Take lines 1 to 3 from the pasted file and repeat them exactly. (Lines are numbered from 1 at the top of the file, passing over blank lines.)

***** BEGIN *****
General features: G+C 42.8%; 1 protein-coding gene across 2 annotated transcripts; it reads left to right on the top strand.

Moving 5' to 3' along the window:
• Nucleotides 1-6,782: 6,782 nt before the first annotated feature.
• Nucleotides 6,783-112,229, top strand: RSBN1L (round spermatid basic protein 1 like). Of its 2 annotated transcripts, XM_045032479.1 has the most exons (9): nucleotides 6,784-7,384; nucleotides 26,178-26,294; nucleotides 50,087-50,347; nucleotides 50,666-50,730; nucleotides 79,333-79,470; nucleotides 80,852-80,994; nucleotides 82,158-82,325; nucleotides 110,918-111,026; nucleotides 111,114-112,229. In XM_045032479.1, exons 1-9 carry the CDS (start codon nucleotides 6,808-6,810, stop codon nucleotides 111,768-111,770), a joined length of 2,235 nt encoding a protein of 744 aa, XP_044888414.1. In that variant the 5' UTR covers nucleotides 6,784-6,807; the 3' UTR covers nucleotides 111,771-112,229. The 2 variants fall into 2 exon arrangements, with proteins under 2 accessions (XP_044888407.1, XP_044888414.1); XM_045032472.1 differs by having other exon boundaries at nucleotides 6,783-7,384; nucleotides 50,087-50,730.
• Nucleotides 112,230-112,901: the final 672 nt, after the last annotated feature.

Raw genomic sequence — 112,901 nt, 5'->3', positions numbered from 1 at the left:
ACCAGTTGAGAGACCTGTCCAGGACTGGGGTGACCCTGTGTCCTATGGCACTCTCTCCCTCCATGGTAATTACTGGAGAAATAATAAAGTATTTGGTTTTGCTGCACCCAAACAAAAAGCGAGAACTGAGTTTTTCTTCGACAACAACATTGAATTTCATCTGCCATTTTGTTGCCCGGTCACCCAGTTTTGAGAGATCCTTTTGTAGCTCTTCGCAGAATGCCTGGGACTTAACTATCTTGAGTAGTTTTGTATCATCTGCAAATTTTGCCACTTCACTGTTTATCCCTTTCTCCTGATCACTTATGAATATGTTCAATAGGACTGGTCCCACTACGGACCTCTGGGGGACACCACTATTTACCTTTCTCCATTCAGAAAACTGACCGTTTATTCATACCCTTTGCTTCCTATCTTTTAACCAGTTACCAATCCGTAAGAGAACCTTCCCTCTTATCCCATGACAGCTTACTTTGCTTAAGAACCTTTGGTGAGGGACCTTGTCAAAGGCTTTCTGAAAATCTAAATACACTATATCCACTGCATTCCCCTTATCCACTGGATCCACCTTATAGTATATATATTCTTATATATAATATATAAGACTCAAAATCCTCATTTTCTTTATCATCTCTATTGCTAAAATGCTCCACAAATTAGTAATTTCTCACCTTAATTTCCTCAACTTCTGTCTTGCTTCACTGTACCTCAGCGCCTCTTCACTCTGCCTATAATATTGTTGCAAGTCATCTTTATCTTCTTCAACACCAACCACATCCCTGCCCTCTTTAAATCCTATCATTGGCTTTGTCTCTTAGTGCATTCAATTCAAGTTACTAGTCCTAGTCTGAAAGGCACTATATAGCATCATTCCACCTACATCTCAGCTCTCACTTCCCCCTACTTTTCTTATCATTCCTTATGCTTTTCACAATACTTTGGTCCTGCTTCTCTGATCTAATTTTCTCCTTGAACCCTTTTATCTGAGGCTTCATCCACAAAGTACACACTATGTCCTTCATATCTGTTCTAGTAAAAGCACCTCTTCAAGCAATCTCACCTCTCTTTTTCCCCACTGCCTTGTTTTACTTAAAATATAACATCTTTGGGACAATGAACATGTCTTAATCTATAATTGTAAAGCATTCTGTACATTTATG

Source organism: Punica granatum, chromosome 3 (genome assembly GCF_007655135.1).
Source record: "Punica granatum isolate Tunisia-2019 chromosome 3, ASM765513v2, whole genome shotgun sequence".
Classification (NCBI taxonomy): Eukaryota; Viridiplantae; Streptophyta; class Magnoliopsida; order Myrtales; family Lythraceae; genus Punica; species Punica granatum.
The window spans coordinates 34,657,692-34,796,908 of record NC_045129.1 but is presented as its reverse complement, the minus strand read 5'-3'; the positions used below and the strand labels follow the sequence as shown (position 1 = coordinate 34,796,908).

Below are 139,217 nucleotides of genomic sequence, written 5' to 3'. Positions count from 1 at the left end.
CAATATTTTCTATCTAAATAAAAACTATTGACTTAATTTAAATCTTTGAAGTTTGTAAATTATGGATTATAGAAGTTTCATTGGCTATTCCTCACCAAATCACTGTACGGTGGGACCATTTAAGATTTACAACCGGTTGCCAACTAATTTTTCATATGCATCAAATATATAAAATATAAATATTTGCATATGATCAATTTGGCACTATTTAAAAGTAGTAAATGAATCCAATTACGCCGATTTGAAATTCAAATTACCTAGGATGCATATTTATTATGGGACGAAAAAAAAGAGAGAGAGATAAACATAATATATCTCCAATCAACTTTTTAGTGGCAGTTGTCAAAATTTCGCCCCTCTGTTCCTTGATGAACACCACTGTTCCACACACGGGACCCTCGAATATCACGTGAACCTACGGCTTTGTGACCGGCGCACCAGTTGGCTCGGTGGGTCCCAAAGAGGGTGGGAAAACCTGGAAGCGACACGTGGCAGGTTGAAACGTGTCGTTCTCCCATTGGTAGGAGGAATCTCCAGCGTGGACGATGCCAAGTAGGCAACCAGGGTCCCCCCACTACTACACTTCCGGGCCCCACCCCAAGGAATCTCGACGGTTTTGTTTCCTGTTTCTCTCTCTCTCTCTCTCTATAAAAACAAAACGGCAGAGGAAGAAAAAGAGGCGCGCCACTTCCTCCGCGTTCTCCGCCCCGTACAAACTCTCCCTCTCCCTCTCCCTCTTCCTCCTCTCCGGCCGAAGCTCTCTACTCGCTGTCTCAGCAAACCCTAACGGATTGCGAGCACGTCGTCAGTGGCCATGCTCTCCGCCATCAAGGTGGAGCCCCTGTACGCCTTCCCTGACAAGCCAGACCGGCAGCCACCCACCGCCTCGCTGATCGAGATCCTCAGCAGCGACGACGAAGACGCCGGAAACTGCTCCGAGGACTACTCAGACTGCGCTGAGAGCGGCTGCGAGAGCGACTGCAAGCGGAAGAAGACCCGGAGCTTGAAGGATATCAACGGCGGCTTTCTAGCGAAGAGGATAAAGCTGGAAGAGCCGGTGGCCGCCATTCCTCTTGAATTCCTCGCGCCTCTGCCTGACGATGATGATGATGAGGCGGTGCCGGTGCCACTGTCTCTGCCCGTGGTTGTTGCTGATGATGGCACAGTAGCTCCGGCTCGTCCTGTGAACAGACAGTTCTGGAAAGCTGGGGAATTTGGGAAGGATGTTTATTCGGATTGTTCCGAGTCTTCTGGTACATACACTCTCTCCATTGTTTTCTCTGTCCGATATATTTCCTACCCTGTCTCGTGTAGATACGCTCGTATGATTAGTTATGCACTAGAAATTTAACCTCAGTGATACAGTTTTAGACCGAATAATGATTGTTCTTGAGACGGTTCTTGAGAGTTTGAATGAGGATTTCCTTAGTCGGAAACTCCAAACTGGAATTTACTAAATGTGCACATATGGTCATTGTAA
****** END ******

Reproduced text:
General features: G+C 42.8%; 1 protein-coding gene across 2 annotated transcripts; it reads left to right on the top strand.

Moving 5' to 3' along the window:
• Nucleotides 1-6,782: 6,782 nt before the first annotated feature.